Published 7/24/20 on UMB News
It’s hard to find anyone who doesn’t speak effusively about the 34th president of the University of Maryland, College Park (UMCP) — Darryll J. Pines, PhD, MS. Upon announcing in February that Pines would take the reins this month of the state’s flagship public university, University System of Maryland (USM) Chancellor Jay A. Perman, MD, cited some of his successes as dean of the A. James Clark School of Engineering since 2009: outstanding student retention and graduation rates, goal-breaking philanthropic support, worldwide success of the Solar Decathlon team, and national recognition for the school’s chapter of Engineers without Borders.
But even more important to the future of the university, Perman cited the tremendous growth at the Clark School of minority faculty representation — even a doubling of the number of tenure-track women faculty members.
“I know that you’ve said and I agree that there are two pandemics right now. One is about COVID and one is about social injustice,” University of Maryland, Baltimore (UMB) Interim President Bruce E. Jarrell, MD, FACS, began at the start of his weekly web-based program Virtual Face to Face with Dr. Bruce Jarrell. “During your tenure as the dean of the School of Engineering you made great inroads into achieving more equity, diversity, and inclusion in the School of Engineering. How did you go about accomplishing that to be so successful?”
Pines explained that the effort to improve diversity, equity, and inclusion among students, faculty, and staff was made part of the school’s strategic plan, and that processes were put in place to ensure compliance. “One of the processes that we put in place was that in every search, when you got to the finalist pool you had to have a diverse candidate in the finalist pool,” he said. “Another incentive was that the dean’s office would offer at least one third of the salary amount to any department that found an underrepresented, diverse candidate or female candidate. That turned out to be a pretty good incentive to our departments.”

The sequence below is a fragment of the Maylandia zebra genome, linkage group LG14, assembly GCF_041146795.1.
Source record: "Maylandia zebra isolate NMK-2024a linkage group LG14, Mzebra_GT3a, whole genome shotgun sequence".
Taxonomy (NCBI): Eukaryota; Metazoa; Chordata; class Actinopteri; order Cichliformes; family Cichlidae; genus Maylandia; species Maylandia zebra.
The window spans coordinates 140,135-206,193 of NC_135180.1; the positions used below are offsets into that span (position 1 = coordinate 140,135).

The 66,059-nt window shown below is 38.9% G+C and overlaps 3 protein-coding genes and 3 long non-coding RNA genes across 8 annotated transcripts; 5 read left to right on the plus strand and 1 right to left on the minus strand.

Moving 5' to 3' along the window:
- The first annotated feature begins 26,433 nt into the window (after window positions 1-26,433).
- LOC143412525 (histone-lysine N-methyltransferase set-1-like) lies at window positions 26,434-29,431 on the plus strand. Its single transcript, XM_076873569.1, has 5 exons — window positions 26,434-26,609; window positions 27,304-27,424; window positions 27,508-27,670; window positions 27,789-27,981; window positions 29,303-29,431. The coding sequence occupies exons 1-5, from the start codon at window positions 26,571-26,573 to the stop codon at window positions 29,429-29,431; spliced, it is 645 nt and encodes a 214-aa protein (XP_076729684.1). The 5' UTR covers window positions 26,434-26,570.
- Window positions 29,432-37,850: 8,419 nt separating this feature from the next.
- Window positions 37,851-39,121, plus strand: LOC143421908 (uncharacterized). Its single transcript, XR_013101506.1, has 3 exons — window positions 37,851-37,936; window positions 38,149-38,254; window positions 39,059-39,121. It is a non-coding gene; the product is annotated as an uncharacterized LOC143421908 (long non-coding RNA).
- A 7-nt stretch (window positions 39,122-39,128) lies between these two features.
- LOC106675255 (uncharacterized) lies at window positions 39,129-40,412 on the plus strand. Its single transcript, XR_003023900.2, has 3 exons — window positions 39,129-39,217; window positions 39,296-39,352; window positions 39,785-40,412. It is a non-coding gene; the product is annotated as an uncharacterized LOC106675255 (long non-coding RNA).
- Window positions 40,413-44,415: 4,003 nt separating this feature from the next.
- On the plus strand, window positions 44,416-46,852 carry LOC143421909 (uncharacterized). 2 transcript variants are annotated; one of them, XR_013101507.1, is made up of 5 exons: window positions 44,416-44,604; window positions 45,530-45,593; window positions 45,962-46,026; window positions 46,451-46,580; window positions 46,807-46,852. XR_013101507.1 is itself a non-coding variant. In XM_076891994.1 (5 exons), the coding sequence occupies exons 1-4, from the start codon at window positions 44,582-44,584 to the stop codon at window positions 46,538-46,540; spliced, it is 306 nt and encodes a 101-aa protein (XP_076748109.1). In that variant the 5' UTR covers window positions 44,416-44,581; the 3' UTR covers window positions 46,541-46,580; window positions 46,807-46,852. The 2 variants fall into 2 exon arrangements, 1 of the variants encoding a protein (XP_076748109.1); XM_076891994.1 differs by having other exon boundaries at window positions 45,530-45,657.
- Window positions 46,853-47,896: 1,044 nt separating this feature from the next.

Pines’ own path to leadership of UMCP included an unlikely and fortuitous relationship. “When I was an 18-year-old freshman mechanical engineering student,” he told Jarrell, “Dan Mote was a mechanical engineering faculty member at UC [University of California] Berkeley and he was my academic advisor. Dr. Mote invited me into his laboratory and he showed me what he was working on and that got me excited about research.” Decades later, in 1998 when Pines was an assistant professor at UMCP, C. Daniel Mote, PhD, was named president at College Park.
UMCP’s and Pines’ relationship with colleagues to the north at UMB has not always been so charmed. Jarrell and Pines recalled together their first meeting in 2008 at what was then known as the University of Maryland Bioscience Institute in Rockville.
“There was this tension between our two institutions that like I had never seen before,” Pines remembered. “And just to think that where we are today in a wonderful, collaborative environment with mutual respect of the leadership and the researchers and scholars at UMB. I even have a greater appreciation to be honest with you, Dr. Jarrell, based on what has happened with this COVID-19 time. I have an even greater respect for colleagues at UMB because of the collaboration that I’ve seen during this time period.”
At the heart of that collaborative relationship is the University of Maryland Strategic Partnership: MPowering the State, more commonly referred to as MPower. What started as a spark of collaboration in 2012, was kindled by an act of the Maryland General Assembly and the governor in 2016 into what is now a massive array of joint research and programs. About two dozen programs and centers are advancing research in the use of virtual and augmented reality in medicine, opioid use disorders, human trafficking, brain health and human performance, and much more. Since 2012, some 650 joint research proposals have yielded $217 million in joint funding.
Right now, the most pressing need for research is in regard to COVID-19, and the collaboration is working there, too. In May, MPower’s UM Ventures awarded funds to four teams for research that would contribute to commercialization of evidence-based medical devices related to COVID-19 — including devices for testing, personal protection, treatment, and prevention. Additionally, proposals are being reviewed now to make multiple seed grant awards to fund COVID-19 research, not only in the medical arena, but also involving social, behavioral, policy, and legal research.
“It’s been a wonderful partnership,” Jarrell said. “And we’ve got lots more to do together.”
You can watch the entire conversation, including questions from the audience regarding research, the return of students, promoting diversity on campus, and more, at the link above.